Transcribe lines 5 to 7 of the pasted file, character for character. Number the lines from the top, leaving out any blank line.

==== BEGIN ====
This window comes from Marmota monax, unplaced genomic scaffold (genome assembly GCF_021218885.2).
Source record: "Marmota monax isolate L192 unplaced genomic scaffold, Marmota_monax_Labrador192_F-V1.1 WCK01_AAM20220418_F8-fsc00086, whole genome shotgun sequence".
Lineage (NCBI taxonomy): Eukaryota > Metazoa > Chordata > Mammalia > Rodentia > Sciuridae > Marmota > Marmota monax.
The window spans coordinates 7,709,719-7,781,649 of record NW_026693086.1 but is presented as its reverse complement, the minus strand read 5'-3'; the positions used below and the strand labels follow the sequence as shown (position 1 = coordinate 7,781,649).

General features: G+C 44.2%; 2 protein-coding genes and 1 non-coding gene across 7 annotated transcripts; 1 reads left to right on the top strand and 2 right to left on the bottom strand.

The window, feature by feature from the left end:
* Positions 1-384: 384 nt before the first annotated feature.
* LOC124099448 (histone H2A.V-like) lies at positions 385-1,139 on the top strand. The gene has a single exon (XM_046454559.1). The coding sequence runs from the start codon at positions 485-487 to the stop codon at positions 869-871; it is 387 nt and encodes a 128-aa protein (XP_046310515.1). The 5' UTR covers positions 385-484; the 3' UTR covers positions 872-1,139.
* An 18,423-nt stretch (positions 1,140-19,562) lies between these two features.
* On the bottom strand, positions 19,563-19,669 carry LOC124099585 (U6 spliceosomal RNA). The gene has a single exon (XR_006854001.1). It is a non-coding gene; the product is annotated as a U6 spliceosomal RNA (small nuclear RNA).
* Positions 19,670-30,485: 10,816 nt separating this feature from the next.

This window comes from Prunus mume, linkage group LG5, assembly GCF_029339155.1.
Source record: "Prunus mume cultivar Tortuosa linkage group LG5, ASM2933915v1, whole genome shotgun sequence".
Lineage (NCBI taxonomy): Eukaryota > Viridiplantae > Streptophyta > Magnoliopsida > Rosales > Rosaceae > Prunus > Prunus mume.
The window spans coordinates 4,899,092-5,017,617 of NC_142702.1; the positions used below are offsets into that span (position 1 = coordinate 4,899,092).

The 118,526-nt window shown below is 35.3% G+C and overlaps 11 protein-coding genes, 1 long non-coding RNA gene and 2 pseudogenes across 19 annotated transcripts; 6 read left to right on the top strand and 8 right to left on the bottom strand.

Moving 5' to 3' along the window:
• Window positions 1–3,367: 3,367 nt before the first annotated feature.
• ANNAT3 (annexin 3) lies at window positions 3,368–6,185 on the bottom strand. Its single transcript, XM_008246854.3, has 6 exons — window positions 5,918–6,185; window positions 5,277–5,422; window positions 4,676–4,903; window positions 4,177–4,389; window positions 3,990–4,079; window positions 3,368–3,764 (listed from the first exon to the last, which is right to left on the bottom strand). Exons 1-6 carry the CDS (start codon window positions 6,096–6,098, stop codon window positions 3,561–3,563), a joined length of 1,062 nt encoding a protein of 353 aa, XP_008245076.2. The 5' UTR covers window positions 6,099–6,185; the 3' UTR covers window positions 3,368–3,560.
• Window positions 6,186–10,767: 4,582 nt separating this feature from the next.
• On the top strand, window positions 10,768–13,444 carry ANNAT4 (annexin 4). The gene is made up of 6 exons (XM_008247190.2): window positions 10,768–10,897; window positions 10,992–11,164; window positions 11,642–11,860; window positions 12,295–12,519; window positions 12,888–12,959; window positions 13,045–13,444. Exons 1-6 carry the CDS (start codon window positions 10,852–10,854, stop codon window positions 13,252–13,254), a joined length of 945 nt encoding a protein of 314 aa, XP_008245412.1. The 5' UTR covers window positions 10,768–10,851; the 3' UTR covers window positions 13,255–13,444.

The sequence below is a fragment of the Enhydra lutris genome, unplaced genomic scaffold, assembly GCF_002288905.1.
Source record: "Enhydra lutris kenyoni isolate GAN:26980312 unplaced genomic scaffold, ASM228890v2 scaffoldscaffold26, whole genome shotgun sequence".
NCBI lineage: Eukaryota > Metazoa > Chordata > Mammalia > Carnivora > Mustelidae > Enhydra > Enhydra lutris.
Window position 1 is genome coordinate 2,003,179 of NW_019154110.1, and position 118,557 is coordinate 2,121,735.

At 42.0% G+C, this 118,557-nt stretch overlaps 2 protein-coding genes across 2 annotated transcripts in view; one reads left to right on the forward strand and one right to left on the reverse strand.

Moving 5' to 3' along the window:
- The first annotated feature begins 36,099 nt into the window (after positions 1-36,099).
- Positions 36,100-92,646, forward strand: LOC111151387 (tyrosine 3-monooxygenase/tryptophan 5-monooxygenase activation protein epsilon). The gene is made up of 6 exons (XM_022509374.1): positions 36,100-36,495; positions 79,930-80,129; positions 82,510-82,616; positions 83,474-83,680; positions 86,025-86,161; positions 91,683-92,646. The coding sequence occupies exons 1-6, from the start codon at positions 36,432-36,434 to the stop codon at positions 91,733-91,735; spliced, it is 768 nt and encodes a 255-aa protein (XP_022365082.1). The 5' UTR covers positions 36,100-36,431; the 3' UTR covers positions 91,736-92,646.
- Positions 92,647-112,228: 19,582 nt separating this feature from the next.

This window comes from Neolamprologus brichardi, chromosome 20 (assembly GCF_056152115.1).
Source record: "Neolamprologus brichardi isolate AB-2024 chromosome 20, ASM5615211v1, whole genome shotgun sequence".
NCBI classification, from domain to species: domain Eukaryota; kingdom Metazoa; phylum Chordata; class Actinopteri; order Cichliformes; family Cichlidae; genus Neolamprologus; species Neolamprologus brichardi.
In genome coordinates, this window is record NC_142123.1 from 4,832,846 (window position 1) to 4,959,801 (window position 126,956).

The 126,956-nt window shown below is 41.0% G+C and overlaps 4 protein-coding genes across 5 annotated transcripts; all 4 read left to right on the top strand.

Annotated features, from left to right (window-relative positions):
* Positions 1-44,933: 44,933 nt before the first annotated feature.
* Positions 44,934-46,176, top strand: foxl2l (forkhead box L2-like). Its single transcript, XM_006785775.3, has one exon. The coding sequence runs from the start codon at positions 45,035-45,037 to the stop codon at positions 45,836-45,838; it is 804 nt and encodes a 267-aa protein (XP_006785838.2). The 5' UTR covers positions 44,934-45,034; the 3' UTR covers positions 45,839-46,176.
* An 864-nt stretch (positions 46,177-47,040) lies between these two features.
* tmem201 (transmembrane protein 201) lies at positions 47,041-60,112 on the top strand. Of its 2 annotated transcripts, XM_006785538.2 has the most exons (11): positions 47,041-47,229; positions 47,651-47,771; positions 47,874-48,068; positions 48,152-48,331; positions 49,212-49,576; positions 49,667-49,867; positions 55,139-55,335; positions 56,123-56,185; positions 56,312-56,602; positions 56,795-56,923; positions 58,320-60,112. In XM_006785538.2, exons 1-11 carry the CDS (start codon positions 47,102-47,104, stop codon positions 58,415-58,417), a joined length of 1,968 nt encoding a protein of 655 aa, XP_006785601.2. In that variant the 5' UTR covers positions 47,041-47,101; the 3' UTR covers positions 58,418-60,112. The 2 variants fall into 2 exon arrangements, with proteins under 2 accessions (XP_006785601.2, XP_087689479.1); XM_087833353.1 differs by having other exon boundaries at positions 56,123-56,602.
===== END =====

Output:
General features: G+C 44.2%; 2 protein-coding genes and 1 non-coding gene across 7 annotated transcripts; 1 reads left to right on the top strand and 2 right to left on the bottom strand.

The window, feature by feature from the left end:
* Positions 1-384: 384 nt before the first annotated feature.